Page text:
Dictionary of National Biography, 1885-1900/Bacon, Francis (1587-1657)
BACON, Sir FRANCIS (1587–1657), judge, was son of 'John Bacon, of King's Lynn, Norfolk, gentleman' (Francis, Admission to Gray's Inn), and grandson of Thomas Bacon, of Hesset, in Suffolk, As Hesset belonged to the immediate ancestors of the lord-keeper. Sir Nicholas Bacon, it seems probable that Francis was sprung from the same stock as his illustrious namesakes, being therefore the fifth of that family who attained judicial rank. Born about 1587, he commenced his legal studies at Barnard's Inn, and was admitted a member of Gray's Inn in Feb. 1607. He was not called to the bar until eight years later in 1615. His name as counsel not being found in any contemporary reports, it has been inferred that his practice must have been either in chancery or in the provinces. In 1624 and 1626 he is mentioned as having contributed considerable sums towards the repair of the font and east window of St. Gregory's Church, Norwich (Blomefield, Norwich, ii. 274). In 1634 he was autumn reader at Gray's Inn (Gray's Inn Books); two years later the king granted him the office of drawing licenses and pardons of alienations to the great seal during his life in reversion (Rymer, xx. 123); and in 1640 he was admitted to the degree of serjeant-at-law. In October 1642, the king, being then at Bridgnorth on his way to London, appointed Bacon to a seat in the King's Bench (Dugdale, Chron. Ser. 110), and at the same time knighted him. This appointment seems to have given satisfaction to the parliament, as we find among the pro- positions tendered by parliament to the king in Feb. 1643, demands for the dismissal of several of the judges, but 'that Mr. Justice Bacon may be continued ' (Clarendon, vi. 231). While Charles was at Oxford, Bacon was one of 'the sworn judges still at Westminster, of which there were three in number,' and presided alone in the King's Bench, as his 'brothers' Reeve and Trevor did in the Common Pleas and Exchequer (ibid. vii. 317).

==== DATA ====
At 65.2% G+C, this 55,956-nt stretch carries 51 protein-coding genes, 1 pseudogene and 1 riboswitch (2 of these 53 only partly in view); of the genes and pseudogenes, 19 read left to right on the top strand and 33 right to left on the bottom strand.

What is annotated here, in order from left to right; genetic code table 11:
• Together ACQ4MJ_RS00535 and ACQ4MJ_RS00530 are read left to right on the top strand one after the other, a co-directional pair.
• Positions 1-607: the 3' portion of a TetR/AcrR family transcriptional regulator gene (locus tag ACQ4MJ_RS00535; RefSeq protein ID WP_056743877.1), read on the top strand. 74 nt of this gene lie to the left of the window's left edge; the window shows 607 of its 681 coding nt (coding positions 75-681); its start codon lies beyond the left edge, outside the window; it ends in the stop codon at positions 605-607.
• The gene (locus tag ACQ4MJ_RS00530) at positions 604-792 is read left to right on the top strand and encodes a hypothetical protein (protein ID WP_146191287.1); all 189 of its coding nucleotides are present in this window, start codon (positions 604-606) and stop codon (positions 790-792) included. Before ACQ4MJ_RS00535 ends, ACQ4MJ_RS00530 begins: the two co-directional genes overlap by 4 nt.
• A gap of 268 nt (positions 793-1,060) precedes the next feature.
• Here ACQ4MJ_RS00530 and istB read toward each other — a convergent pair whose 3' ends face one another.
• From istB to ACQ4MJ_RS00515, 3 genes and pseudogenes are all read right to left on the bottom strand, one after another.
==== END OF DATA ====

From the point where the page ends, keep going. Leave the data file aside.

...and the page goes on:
At the important trial of Lord Macguire, in Hilary term 1645, on the charge of high treason for his share in the Irish rebellion and massacre of 1641, Bacon was the only judge, and he appears to have conducted the trial with great patience and fairness. Lord Macguire had demanded to be tried by a jury of Irish peers, 'On this plea at the beginning of Hilary term Judge Bacon delivered his judgment that a baron of Ireland was triable by a jury in this kingdom' (State Trials, iv. 665); and this judgment was formally approved of by both houses. One of the counsel for the prosecution desiring 'speedy progress, this being a public case,' was reminded from the bench that ' a public case must have public justice on both sides. … We must do that which the law doth allow' (ibid, 668). Bacon's determination to discharge his duties impartially is further shown by his committing to prison James Symbal and others 'for speaking of words against the king in time of war' (Whitelocke, 269). He continued to sit on the bench until the execution of Charles, but after that event new sions were issued to the judges, and they were required to take the oath in the name of the people instead of in the king's name. Bacon and five of his brethren 'were not satisfied to hold ' on these terms, and had the courage to resign their seats. The other six judges, after some hesitation, agreed to hold office,'provided that by act of the commons the fundamental laws be not abolished' (ibid. 378). After his resignation Bacon lived in retirement until his death on 22 Aug. 1657. Over his grave in St. Gregory's Church, Norwich, a handsome monument was raised by his eldest son Francis, who became reader in Gray's Inn in 1662. By his wife Elizabeth, daughter of William Robinson, he had several children, but the family has long been extinct (Wotton, Baronetage, i. 2).[Foss's Judges of England, and works cited above.]